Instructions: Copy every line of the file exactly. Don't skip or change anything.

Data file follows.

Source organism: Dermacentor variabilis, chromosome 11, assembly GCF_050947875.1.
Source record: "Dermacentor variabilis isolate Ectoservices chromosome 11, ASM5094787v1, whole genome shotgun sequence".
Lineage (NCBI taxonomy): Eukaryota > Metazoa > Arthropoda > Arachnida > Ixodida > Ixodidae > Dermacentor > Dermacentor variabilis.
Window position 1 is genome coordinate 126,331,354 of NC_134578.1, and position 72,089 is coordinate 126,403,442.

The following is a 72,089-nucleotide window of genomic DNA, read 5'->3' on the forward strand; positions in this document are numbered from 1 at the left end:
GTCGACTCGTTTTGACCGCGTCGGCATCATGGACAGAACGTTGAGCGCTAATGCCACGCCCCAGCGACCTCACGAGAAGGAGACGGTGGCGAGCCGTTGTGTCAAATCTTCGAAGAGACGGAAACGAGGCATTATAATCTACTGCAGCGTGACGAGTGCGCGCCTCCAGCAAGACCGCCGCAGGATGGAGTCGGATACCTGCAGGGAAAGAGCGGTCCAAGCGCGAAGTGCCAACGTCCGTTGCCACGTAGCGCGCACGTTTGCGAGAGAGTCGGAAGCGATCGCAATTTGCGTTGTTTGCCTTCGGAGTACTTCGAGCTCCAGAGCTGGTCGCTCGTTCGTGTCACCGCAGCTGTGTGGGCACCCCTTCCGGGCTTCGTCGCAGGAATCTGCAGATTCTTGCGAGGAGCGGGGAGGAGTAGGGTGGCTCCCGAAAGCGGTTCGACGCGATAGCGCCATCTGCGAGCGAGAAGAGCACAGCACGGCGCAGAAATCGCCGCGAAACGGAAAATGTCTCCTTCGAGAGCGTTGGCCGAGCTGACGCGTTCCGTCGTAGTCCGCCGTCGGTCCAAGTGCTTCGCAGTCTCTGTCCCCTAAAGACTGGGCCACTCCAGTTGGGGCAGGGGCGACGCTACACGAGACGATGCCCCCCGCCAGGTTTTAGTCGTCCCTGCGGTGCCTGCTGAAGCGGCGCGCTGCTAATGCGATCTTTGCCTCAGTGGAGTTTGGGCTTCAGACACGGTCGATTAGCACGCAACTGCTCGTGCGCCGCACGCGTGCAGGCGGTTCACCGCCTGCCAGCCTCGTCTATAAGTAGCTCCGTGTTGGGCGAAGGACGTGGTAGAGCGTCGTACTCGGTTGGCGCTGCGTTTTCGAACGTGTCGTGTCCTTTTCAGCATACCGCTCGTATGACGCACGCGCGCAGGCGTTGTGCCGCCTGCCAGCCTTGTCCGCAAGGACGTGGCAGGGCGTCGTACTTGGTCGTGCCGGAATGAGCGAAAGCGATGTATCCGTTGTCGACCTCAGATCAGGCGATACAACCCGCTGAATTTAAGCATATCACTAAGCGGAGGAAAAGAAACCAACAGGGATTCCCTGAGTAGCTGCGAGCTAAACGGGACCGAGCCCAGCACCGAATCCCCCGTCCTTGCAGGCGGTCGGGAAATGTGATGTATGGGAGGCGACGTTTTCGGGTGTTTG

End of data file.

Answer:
Source organism: Dermacentor variabilis, chromosome 11, assembly GCF_050947875.1.
Source record: "Dermacentor variabilis isolate Ectoservices chromosome 11, ASM5094787v1, whole genome shotgun sequence".
Lineage (NCBI taxonomy): Eukaryota > Metazoa > Arthropoda > Arachnida > Ixodida > Ixodidae > Dermacentor > Dermacentor variabilis.
Window position 1 is genome coordinate 126,331,354 of NC_134578.1, and position 72,089 is coordinate 126,403,442.

The following is a 72,089-nucleotide window of genomic DNA, read 5'->3' on the forward strand; positions in this document are numbered from 1 at the left end:
GTCGACTCGTTTTGACCGCGTCGGCATCATGGACAGAACGTTGAGCGCTAATGCCACGCCCCAGCGACCTCACGAGAAGGAGACGGTGGCGAGCCGTTGTGTCAAATCTTCGAAGAGACGGAAACGAGGCATTATAATCTACTGCAGCGTGACGAGTGCGCGCCTCCAGCAAGACCGCCGCAGGATGGAGTCGGATACCTGCAGGGAAAGAGCGGTCCAAGCGCGAAGTGCCAACGTCCGTTGCCACGTAGCGCGCACGTTTGCGAGAGAGTCGGAAGCGATCGCAATTTGCGTTGTTTGCCTTCGGAGTACTTCGAGCTCCAGAGCTGGTCGCTCGTTCGTGTCACCGCAGCTGTGTGGGCACCCCTTCCGGGCTTCGTCGCAGGAATCTGCAGATTCTTGCGAGGAGCGGGGAGGAGTAGGGTGGCTCCCGAAAGCGGTTCGACGCGATAGCGCCATCTGCGAGCGAGAAGAGCACAGCACGGCGCAGAAATCGCCGCGAAACGGAAAATGTCTCCTTCGAGAGCGTTGGCCGAGCTGACGCGTTCCGTCGTAGTCCGCCGTCGGTCCAAGTGCTTCGCAGTCTCTGTCCCCTAAAGACTGGGCCACTCCAGTTGGGGCAGGGGCGACGCTACACGAGACGATGCCCCCCGCCAGGTTTTAGTCGTCCCTGCGGTGCCTGCTGAAGCGGCGCGCTGCTAATGCGATCTTTGCCTCAGTGGAGTTTGGGCTTCAGACACGGTCGATTAGCACGCAACTGCTCGTGCGCCGCACGCGTGCAGGCGGTTCACCGCCTGCCAGCCTCGTCTATAAGTAGCTCCGTGTTGGGCGAAGGACGTGGTAGAGCGTCGTACTCGGTTGGCGCTGCGTTTTCGAACGTGTCGTGTCCTTTTCAGCATACCGCTCGTATGACGCACGCGCGCAGGCGTTGTGCCGCCTGCCAGCCTTGTCCGCAAGGACGTGGCAGGGCGTCGTACTTGGTCGTGCCGGAATGAGCGAAAGCGATGTATCCGTTGTCGACCTCAGATCAGGCGATACAACCCGCTGAATTTAAGCATATCACTAAGCGGAGGAAAAGAAACCAACAGGGATTCCCTGAGTAGCTGCGAGCTAAACGGGACCGAGCCCAGCACCGAATCCCCCGTCCTTGCAGGCGGTCGGGAAATGTGATGTATGGGAGGCGACGTTTTCGGGTGTTTG